Stats Question
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 This topic has 5 replies, 4 voices, and was last updated 16 years, 4 months ago by Openball.

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April 7, 2006 at 12:04 pm #43014
I have 107 willow occurences (individual trees). Let’s call these theSampling Units (SUs). I have 8 quantitative environmental/physicalvariables (e.g. elevation, valley width, stream slope, etc.) measuredaround each SU. Therefore, I have 107 rows and 8 columns in my dataset.How can I find out if there exist any differences between SUs based uponthe variables measured?
0April 7, 2006 at 1:47 pm #136093
OpenballParticipant@Openball Include @Openball in your post and this person will
be notified via email.Hi REG,I am a little confused with your question. Do you want to test whether the trees planted at different places are correlated? Basically, what do you have are variables related to the enviornment around the trees. However, these varialbes are like the INPUT, not your response. The relationship among these varialbes depends on how (where) do you choose your samples, right? So, I think what you need is to measure the trees from different aspects. Then, analyze where these trees are similar in someway.
0April 7, 2006 at 2:10 pm #136095
Rajesh MohandasParticipant@RajeshMohandas Include @RajeshMohandas in your post and this person will
be notified via email.Hi Reg,
Run a one way unstacked anova to know the variances between and within them.
Go to minitab – stat – Anova – One way unstacked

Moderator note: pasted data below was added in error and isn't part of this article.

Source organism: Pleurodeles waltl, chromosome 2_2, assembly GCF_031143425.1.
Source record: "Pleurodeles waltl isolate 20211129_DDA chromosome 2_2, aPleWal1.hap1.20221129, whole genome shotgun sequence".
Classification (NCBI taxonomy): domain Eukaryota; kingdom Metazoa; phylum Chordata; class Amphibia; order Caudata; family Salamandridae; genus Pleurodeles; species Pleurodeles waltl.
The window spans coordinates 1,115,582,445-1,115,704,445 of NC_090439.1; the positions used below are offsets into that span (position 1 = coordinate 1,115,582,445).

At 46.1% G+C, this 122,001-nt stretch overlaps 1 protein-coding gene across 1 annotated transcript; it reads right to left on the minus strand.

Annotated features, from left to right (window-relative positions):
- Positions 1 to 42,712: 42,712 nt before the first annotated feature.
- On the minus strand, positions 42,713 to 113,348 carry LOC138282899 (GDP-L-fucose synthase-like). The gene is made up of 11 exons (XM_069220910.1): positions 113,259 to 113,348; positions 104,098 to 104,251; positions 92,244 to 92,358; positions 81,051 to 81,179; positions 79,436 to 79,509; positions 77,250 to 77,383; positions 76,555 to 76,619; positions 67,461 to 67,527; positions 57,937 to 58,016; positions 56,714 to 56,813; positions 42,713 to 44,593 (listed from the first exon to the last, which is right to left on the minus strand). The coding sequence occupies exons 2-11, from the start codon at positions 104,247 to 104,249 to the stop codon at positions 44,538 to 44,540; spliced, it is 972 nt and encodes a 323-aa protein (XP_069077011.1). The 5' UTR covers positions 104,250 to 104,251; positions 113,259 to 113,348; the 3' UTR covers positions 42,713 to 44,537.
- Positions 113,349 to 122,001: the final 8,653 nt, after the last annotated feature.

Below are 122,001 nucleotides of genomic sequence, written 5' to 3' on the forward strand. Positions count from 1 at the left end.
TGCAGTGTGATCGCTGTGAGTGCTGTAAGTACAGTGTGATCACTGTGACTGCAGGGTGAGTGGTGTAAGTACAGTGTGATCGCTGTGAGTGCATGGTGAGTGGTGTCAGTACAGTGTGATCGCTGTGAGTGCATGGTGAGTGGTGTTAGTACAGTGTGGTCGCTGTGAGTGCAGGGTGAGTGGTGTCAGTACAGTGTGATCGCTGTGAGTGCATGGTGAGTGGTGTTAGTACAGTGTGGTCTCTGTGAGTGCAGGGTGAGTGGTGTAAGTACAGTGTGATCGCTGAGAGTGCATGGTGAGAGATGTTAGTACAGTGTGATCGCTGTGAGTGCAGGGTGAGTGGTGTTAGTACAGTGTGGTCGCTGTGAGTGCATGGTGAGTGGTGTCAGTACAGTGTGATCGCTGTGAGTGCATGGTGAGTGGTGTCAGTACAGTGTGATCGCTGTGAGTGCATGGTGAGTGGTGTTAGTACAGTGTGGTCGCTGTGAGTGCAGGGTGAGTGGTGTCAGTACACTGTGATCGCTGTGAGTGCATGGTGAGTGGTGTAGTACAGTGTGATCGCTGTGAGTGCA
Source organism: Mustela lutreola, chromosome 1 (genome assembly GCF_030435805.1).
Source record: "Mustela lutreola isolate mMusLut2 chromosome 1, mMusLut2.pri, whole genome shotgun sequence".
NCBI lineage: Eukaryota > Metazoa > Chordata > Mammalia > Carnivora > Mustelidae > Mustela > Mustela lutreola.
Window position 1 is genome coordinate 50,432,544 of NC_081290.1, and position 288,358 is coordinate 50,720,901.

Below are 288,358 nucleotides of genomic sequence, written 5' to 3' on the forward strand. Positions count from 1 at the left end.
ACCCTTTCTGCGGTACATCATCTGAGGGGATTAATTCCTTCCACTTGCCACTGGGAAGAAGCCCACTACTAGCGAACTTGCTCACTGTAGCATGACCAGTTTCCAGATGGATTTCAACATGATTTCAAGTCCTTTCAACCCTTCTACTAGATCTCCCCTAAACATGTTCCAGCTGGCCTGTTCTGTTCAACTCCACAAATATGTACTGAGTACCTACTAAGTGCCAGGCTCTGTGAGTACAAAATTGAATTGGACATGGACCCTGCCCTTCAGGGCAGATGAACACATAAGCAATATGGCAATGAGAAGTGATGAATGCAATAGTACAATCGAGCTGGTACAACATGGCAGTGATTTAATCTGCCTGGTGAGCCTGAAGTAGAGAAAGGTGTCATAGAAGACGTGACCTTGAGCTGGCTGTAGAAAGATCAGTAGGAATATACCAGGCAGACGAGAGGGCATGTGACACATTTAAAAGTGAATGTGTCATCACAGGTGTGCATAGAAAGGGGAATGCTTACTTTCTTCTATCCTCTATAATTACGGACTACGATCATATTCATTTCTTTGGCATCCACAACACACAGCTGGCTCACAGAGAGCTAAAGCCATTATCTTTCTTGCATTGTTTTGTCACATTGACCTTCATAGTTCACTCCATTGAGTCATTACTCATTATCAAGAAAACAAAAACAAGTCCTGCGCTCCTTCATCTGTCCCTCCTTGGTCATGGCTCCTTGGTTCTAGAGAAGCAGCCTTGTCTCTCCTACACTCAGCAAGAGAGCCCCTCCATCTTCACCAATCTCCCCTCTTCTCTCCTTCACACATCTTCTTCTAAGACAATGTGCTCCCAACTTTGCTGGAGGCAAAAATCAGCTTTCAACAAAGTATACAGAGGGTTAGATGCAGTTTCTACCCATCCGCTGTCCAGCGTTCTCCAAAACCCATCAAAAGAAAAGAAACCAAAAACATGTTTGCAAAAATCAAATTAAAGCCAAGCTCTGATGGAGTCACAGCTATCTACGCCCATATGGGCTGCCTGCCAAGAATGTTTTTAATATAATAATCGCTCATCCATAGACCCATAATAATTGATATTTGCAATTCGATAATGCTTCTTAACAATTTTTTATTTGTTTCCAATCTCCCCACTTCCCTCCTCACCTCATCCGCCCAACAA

Under the responses enter 8 quantitative environmental/physicalvariables (e.g. elevation, valley width, stream slope, etc.) measuredaround each SU.Regards,
Rajesh.0April 7, 2006 at 2:54 pm #136099
ImpecuniousParticipant@Impecunious Include @Impecunious in your post and this person will
be notified via email.Before we jump into analysis like ANOVA (which doesn’t seem appropriate given that quantitative inputs are described), we need to understand what the output is.
In the original inquiry, 8 total columns of data were indicated, and 8 quantative environmental variables were mentioned. Consequently, you can’t compare whether one willow tree is different from another because we apparently don’t have an output measurement for them. If we can get the trees’ height or circumference, for example, then we can understand whether the 8 inputs have some impact on the trees.
I’m curious whether one of these 8 variables is really an output.0April 7, 2006 at 4:00 pm #136106
OpenballParticipant@Openball Include @Openball in your post and this person will
be notified via email.I really don’t think onway ANOVA (unstacked) is suitable for this problem. The data in different columns represents different variable, not different level of one variable. This is an interesting problem..I am still thinking possible solutions.
0April 7, 2006 at 4:24 pm #136107
OpenballParticipant@Openball Include @Openball in your post and this person will
be notified via email.I think I understand you problem now. You want to see whether the environment for willow occurrences is different. Am I right? Of course, you first step shoulb be looking at each individual variable, and see whether there are special patterns exist among them.Then, I propose two possible ways to do the multivariate analysis:1. Use a multivariate T2 chart to plot your data. Although you are not really using the control chart to monitor anything, from the multivariate t2 chart, you can find the dispersion of your data. If all data points are very disperse, that means they are different. 2. Use clustering. Try to cluster you data into multiple groups, and check the distance between the groups. If the distance is large, then it suggests that there is significant differences exist in your data. One more thing, you can even work on your original variable first, use factor analysis or principle component to extract significant factors, then do the above two analysis based on the factors your extracted.
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